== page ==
Stanford Researchers Look to Prevent EV Fires With New Electrolyte

A new compound could decrease the risk of fire and increase range

A hand holding an EV charger into the charging port of an electric car
This research is good news for EV manufacturers and drivers alike.

There are plenty of reasons to feel optimistic about electric vehicles these days, from the number of automakers who have committed to converting some or all of their vehicles from combustion to electric to the growing presence of charging infrastructure.

But there’s a lingering issue that’s frustrated some drivers and engineers alike: battery fires. While these rare occurences are not an existential threat to widespread adoption of electric vehicles, from an engineering standpoint they do represent a bump in the road.

Now, however, new research from Stanford suggests an easy solution to the issue could be at hand. A new article from Engadget details the answer, which boils down to electrolytes. Researchers added an increased amount of one lithium salt — LiFSI — into the electrolytes used for lithium batteries. The result? A battery capable of working at higher temperatures. A secondary benefit? This electrolyte could also increase EV battery range.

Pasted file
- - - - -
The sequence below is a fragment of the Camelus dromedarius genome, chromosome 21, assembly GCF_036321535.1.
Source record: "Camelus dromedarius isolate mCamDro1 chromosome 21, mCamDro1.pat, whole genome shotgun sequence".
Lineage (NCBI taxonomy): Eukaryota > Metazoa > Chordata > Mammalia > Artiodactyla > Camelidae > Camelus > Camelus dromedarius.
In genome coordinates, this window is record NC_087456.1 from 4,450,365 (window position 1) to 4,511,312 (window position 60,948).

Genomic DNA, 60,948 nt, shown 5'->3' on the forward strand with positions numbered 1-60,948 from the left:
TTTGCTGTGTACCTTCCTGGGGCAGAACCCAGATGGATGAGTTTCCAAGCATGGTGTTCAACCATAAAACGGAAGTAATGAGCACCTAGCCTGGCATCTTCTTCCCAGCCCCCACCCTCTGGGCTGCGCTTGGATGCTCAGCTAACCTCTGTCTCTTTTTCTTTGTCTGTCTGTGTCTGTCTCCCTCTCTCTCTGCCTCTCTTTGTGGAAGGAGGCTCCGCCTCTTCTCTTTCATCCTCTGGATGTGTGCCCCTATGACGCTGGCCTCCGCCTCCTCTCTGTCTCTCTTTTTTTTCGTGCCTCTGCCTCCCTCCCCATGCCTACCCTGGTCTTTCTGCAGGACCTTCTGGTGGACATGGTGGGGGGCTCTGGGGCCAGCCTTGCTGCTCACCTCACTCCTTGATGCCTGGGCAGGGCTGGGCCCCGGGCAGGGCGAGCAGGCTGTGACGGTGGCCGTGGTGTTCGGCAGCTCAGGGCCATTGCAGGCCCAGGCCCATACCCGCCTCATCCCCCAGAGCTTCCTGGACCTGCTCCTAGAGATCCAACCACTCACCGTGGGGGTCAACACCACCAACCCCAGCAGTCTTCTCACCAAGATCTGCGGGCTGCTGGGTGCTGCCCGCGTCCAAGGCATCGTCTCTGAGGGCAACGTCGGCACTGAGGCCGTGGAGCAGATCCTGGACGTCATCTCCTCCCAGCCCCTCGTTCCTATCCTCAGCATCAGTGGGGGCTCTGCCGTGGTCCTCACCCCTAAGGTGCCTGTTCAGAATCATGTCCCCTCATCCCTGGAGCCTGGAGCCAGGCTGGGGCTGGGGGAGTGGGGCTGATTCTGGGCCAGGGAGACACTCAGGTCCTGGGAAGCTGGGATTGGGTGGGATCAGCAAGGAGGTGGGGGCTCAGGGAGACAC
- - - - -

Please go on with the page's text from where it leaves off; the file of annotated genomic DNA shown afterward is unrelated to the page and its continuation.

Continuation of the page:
According to the researchers, this mixture would keep batteries functioning even at 212 degrees Fahrenheit. The new combination sounds like it could also replace the current compounds without too much of a change on the manufacturing side.

Electric vehicles aren’t the only beneficiary of this research. As the article points out, lithium-ion batteries are widely used in modern technology — and this research may just have made a wide array of devices that much safer.

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